All news on: Exchanges & Markets

Mercury, a decentralized cryptocurrency exchange, available for alpha review

Mercury intends to become a new (and revolutionary) kind of crypto-currencies exchange, where all transactions happen in a trustless environment: all trades happen entirely on blockchains, with no central server involved in the storage of funds and no risk.

The service is used through a desktop wallet (available for Linux, Mac OS and Windows) and will allow trading in Bitcoin, Litecoin and Dogecoin, with more Altcoins coming soon, including Ethereum, Nubits and coloured coins.

Launched in alpha version for testing purpose only, the decentralized exchange is in the process of being “professionally audited,” said lead developer Mappum. He added that “the transaction malleability vulnerability is an issue, but the cost of pulling off the attack is high enough that this early version of Mercury is OK as a proof-of-concept. The attack wouldn’t be profitable unless people were making some really high-volume trades.”

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The Bank of England envisions the possibility for central banks to issue digital currencies

In a research paper, part of the One Bank Research Agenda, the Bank of England admits that the present financial system is facing strong challenges, some of them created by the development of new technologies.

“Digital currencies, potentially combined with mobile technology, may reshape the mechanisms for making secure payments, allowing transactions to be made directly between participants. This has potentially profound implications for a financial system whose payments mechanism depends on bank deposits that need to be created through credit,” explains the bank.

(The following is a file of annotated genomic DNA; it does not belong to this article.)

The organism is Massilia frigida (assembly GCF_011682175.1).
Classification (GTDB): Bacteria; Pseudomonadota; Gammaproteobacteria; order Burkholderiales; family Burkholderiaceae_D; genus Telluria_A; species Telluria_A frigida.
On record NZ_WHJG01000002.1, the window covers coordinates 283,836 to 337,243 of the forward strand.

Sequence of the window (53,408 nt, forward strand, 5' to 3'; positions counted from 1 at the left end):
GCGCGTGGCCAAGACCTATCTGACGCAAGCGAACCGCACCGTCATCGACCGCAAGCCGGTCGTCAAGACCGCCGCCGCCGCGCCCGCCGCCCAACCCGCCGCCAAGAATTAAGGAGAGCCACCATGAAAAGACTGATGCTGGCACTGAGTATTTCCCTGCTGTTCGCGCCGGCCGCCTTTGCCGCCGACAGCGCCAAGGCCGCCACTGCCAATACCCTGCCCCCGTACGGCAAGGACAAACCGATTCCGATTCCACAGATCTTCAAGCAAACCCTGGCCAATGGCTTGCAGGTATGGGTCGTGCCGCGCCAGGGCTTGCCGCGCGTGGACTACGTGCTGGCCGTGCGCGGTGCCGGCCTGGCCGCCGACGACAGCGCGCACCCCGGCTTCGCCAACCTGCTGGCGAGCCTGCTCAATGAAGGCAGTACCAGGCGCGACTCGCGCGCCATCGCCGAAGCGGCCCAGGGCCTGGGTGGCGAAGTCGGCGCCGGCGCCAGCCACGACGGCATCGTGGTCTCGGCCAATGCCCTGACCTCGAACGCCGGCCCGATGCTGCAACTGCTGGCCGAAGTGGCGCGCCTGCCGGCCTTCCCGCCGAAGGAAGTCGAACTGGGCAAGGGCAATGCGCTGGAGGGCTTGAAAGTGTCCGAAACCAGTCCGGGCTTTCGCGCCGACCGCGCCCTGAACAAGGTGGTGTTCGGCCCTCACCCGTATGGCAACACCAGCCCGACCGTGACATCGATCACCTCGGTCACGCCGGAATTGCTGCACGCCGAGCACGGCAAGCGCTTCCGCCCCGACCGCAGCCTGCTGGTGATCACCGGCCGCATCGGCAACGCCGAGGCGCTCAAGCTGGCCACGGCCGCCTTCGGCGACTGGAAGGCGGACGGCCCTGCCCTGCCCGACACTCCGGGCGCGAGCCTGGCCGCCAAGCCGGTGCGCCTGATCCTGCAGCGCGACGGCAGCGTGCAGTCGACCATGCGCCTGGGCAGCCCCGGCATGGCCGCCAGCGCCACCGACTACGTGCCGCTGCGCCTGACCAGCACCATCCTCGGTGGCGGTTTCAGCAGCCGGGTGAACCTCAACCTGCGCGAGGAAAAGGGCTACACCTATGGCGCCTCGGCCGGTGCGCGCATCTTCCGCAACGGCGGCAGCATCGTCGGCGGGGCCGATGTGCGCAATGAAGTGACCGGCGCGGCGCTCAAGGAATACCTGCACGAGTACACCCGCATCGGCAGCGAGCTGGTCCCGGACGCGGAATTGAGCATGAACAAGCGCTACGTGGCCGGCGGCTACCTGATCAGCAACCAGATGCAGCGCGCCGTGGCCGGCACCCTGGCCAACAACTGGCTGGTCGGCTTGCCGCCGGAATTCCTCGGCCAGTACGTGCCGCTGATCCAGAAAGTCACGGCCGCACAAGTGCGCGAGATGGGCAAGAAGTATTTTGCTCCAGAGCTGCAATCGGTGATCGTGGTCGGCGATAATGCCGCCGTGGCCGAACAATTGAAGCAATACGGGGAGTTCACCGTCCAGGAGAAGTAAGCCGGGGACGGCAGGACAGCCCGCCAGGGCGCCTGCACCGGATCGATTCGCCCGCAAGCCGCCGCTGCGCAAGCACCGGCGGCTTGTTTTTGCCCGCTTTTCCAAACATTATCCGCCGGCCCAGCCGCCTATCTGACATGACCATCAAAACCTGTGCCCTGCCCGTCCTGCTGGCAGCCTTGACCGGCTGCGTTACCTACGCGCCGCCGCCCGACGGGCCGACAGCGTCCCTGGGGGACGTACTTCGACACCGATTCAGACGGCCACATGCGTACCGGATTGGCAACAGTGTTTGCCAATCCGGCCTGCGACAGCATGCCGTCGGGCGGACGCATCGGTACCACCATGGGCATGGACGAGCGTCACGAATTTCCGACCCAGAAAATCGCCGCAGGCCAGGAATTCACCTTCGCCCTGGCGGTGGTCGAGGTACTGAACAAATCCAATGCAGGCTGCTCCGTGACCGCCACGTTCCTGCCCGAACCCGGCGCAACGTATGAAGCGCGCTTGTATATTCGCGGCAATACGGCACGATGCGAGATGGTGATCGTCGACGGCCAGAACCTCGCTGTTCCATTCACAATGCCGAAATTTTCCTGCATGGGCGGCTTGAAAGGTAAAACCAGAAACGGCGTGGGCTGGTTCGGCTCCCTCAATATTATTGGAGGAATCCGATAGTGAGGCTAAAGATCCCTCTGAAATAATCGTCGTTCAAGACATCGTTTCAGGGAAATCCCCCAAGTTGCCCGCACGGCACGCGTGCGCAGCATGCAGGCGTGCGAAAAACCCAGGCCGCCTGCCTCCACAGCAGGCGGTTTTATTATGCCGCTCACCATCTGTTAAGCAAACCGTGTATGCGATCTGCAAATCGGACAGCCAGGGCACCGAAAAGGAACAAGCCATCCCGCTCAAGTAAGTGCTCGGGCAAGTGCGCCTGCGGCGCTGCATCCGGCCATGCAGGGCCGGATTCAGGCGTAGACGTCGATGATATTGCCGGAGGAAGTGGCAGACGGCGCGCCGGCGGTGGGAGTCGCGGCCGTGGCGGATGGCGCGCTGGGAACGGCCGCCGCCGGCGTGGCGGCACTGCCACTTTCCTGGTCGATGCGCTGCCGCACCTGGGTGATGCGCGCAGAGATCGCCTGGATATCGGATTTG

The document mentions Bitcoin, whose blockchain-based technology is described as promising, and questions the possibility for central banks to create their own Bitcoin-like currencies:

“The emergence of private digital currencies (such as Bitcoin) has shown that it is possible to transfer value securely without a trusted third party. While existing private digital currencies have economic flaws which make them volatile, the distributed ledger technology that their payment systems rely on may have considerable promise. This raises the question of whether central banks should themselves make use of such technology to issue digital currencies.”

“Creating such a system would entail creating a protocol for value transfer over the Internet, akin to what Berners-Lee (1989) did for information,” concludes the document.

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Coinimal, European multi crypto-currencies fiat exchange, launched

Coinimal has launched and promises to offer an easy way to buy and sell bitcoins and other crypto-currencies directly from Euro.

As of today, the Austria-based exchange allows to buy and sell Bitcoin, NXT, and Litecoin, with four payments methods (SOFORT, EPS, SEPA and OBT) and immediate transfers. More Altcoins should be added later on.

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Coinbase opens a US based exchange

Coinbase, so far a major Bitcoin wallet provider, has launched its exchange. The new service, opened a few days after the closing of a record investment round in the company, should become a major actor on the market, as the first regulated US Bitcoin exchange. The exchange, which is not available outside the United States yet, will have no trading fees until March 30, 2015.